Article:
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The University of Southampton
Biological Sciences

Axonal Transport in Motor Neurons: from in vitro screens to real time in vivo assays Seminar

Time:
14:00
Date:
24 February 2012
Venue:
Building 37 Level4, Senate Room

For more information regarding this seminar, please telephone Beatrice Murphy on 023 8059 5374 or email b.j.murphy@southampton.ac.uk .

Event details

Axonal transport is crucial for the maintenance of neuronal function and survival. As a result, deficits in transport are known to result in neuronal degeneration in several areas of the nervous systems.

Axonal transport is crucial for the maintenance of neuronal function and survival. As a result, deficits in transport are known to result in neuronal degeneration in several areas of the nervous systems (1). However, the functional link between axonal transport deficits and disease progression remains unclear. To identify novel players in the regulation of the axonal retrograde transport pathway, we have established robust methods to carry out siRNA screen in ES-derived motor neurons. As a proof of principle, we have used a library of siRNAs directed against genes involved in endocytosis and membrane traffic. Positive and negative regulators of axonal retrograde transport were identified and candidates were validated using secondary screens. Hence, siRNA approaches represent a powerful tool to investigate traffic events in neurons and for the discovery of novel players in this biological process. To extend our understanding of the regulation of axonal transport during disease progression, we have established in parallel an in vivo assay that allows us to monitor retrograde transport in the intact sciatic nerve in anaesthetised mice (2). This assay permits the quantitative analysis of axonal transport in animal models of neurodegeneration (e.g. amyotrophic lateral sclerosis - ALS; spinal and bulbar muscular atrophy - SBMA) at different stages of disease. This analysis revealed significant alterations in axonal retrograde transport from a presymptomatic stage in an established model of ALS, suggesting a causal role for these alterations in disease onset and progression (2). In contrast, no alteration of axonal retrograde transport was detected in a SBMA mouse model, strongly suggesting that the impairment seen in ALS is specific (3). Our results strongly indicate altered axonal transport in ALS and provide a new method to closely examine and dissect out the mechanisms underlying axonal transport defects in mouse models of neurodegeneration.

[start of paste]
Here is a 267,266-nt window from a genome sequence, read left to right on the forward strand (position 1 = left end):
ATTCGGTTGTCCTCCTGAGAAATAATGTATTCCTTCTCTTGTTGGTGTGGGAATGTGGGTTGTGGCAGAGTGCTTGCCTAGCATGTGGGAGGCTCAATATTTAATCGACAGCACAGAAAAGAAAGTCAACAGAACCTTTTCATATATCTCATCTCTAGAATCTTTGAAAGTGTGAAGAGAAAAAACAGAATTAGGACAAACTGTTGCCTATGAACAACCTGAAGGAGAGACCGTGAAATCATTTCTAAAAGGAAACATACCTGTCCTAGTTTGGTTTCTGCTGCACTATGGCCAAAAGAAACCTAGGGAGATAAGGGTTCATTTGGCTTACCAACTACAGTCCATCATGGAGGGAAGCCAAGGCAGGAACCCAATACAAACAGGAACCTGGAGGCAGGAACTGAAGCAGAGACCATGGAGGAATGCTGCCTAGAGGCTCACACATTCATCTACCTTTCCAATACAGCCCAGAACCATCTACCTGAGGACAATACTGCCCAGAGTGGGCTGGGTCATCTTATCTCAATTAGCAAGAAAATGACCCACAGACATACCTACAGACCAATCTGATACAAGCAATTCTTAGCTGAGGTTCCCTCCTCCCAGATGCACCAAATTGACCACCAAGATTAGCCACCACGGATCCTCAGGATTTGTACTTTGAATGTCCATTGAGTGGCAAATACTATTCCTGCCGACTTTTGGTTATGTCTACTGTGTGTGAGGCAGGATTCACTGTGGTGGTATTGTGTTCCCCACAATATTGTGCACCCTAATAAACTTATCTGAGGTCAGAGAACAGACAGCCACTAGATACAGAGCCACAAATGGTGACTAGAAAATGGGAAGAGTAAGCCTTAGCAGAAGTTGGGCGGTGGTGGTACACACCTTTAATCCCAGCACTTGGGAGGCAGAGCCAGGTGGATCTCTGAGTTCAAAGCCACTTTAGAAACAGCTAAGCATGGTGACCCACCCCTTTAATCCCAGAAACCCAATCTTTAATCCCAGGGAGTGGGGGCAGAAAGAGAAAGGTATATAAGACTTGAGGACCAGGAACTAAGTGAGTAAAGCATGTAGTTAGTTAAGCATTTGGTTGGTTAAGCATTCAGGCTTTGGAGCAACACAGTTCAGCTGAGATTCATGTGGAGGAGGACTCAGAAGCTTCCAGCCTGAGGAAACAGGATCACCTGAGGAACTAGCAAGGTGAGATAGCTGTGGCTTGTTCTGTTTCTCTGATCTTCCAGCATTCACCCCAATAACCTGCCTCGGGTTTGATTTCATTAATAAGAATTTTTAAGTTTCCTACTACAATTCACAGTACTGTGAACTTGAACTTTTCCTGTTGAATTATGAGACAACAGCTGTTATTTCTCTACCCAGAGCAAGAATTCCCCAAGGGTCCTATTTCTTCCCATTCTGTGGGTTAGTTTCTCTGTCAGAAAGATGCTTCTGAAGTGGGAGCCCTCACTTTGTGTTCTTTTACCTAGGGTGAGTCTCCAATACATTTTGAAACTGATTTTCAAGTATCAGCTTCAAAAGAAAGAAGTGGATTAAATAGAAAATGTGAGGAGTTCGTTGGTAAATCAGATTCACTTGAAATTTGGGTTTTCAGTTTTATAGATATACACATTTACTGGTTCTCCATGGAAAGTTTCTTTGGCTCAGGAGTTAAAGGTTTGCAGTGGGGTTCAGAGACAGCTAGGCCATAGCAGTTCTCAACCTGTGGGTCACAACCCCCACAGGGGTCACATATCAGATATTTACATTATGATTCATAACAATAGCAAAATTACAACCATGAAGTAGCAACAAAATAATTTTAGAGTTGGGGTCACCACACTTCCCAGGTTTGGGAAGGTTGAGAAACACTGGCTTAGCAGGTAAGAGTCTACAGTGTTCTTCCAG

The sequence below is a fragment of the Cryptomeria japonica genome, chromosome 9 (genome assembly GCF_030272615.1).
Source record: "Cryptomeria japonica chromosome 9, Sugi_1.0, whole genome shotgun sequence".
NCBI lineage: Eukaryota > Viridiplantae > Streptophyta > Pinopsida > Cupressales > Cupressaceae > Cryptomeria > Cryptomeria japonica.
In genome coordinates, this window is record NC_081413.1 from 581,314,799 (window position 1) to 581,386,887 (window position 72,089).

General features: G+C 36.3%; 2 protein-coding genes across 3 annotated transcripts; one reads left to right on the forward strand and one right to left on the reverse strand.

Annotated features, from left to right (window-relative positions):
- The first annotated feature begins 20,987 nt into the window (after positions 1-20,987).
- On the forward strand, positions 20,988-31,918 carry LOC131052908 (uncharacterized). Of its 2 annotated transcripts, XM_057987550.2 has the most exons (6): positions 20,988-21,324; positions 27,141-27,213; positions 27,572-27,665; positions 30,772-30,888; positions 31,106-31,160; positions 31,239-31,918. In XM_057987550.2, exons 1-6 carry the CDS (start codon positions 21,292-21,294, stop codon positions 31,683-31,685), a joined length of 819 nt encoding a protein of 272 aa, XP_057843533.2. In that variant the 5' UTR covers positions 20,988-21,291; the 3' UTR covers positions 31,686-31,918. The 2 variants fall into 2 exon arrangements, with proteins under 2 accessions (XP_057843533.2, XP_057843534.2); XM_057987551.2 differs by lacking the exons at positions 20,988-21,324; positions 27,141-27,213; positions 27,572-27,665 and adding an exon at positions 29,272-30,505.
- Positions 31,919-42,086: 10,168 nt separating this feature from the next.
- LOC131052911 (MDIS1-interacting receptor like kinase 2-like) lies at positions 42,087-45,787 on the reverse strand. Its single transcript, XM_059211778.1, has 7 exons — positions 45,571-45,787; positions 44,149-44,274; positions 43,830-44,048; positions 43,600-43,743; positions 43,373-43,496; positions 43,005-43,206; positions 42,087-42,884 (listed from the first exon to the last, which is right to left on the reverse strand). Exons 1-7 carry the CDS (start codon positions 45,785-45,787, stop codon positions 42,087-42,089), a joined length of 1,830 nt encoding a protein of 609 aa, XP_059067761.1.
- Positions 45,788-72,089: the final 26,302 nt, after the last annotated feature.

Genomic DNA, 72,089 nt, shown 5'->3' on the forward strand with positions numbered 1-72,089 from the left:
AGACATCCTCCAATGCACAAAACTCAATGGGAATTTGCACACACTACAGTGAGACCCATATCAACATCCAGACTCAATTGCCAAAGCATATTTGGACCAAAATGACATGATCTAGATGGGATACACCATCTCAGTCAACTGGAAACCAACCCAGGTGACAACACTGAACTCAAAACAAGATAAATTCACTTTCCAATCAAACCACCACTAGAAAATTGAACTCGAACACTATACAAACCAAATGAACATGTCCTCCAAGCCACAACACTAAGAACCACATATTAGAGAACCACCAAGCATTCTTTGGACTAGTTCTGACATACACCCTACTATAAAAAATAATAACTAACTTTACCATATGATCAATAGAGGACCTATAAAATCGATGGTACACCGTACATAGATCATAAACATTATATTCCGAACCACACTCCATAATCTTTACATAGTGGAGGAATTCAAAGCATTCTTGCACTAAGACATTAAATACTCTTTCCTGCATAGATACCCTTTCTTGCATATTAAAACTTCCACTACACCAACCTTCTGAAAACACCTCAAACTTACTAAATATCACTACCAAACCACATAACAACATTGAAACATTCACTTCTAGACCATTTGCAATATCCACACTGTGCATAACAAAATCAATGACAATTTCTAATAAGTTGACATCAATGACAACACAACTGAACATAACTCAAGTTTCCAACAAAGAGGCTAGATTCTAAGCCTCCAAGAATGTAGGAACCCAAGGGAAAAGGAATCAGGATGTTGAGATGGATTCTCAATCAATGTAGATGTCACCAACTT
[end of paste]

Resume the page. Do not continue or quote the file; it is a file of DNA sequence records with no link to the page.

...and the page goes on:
(1) Salinas S et al (2008) Curr Opin Cell Biol, 20, 445-53.
(2) Bilsland L et al., (2010) Proc Natl Acad Sci U S A, 107, 20523-8.
(3) Malik B et al., (2011) Hum Mol Genet. 20, 1776-86.

 

Professor Giampietro Schiavo

Speaker information

Professor Giampietro Schiavo, , Cancer Research UK, London Research Institute, London. Senior Group Leader at the Cancer Research UK London Research Institute and Honorary Professor at University College London

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